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Meet the Winners of the Format x Ello Artist Invite

We asked artists on Ello to interpret the theme of community. These are the best entries we found, from photographers, illustrators, and more.

We recently teamed up with Ello, a platform for artists to share their work, for a contest. We asked the Ello community to share their best images inspired by community, and they came through with hundreds of incredible entries. These five artists stood out with illustration, photography, and collage work that spoke to their unique perspectives on belonging to a crowd.

For photographer James Emmerman, who often photographs New York’s queer nightlife, the theme of community is integral to his practice. He describes his portraits as a process of collaborative representation, showing “moments when boundaries between photographer and model, and posed and candid beauty, resolve into something more.”

The work of illustrators Niege Borges and Tim Singleton is similarly inspired by queer communities, with both artists making use of bold colors to celebrate spaces in which people can freely express who they are. For illustrator Yi Xiao Chen and graphic designer Maarten De Naeyer, community is explored through individuals; their work hints at how being part of a group can inform a person’s singular identity.

Read on to see the winning images and find out more about the artists. Ello regularly runs contests which are free to enter, explore a wide range of themes, and offer prizes ranging from cash grants to publication opportunities. Take a look at their current Artist Invites to find the latest calls for entry.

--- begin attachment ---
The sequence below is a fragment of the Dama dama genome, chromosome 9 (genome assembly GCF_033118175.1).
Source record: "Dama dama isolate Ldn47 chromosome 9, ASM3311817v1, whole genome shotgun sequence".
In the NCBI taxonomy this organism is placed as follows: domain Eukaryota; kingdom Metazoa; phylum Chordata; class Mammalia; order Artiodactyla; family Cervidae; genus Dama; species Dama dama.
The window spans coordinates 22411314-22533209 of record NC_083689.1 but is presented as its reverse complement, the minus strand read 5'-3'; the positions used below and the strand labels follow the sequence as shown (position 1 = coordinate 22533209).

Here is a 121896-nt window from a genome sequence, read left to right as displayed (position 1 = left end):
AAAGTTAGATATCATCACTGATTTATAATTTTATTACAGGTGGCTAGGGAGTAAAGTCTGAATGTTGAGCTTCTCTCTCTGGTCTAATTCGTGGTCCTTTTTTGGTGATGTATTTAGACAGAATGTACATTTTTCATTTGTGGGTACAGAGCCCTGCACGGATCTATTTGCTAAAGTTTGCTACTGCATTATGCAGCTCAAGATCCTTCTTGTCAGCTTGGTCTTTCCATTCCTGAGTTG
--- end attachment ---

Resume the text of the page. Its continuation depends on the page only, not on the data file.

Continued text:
Niege Borges

About the artist:

Niege Borges is an illustrator and graphic designer based in Brooklyn and originally from Brazil. Her focus is on drawing people, nature, and everyday life. Since going freelance in 2013, she has worked with a range of design clients including Unilever, Ogilvy, Christie’s, Visa, Shutterstock, and Armani.

How does this work represent community?

“I am inspired by the queer community and strong women, so these three pieces are about that. The first two are inspired by voguing, which is a great example of a community of people getting together to celebrate who they are.”

What does community mean to you?

“Community is where we feel accepted and understood. It’s where we feel empowered and free to be ourselves.”

James Emmerman

About the artist:

James Emmerman is a photographer and photo editor based in Brooklyn, where he is currently Assistant Photo Editor at Vanity Fair. He’s worked with publications like Milk, Them, Pitchfork, Vice, Slate, and many others.

How does this work represent community?

“The line between fine art and documentary photography isn’t exactly a line. The two overlap; they ebb and flow into one another. I’ve made this relationship the subject of my photography. The result in this case is a series of character portraits I’ve made over the last year.

"This is a selection of images from the series, which are both posed and candid. Beyond the fine art/documentary distinction, they interrogate the liminal space between artistic and self-representation. When do images create reality, and when does reality create the image?

"I met many of my subjects while photographing queer nightlife in New York. After spending time together, we worked collaboratively on the look and feel of each shoot. Direction came from both sides of the camera. Much of my work and life exists within queer and nonbinary culture, though no specific identity is the focus of this series.”

What does community mean to you?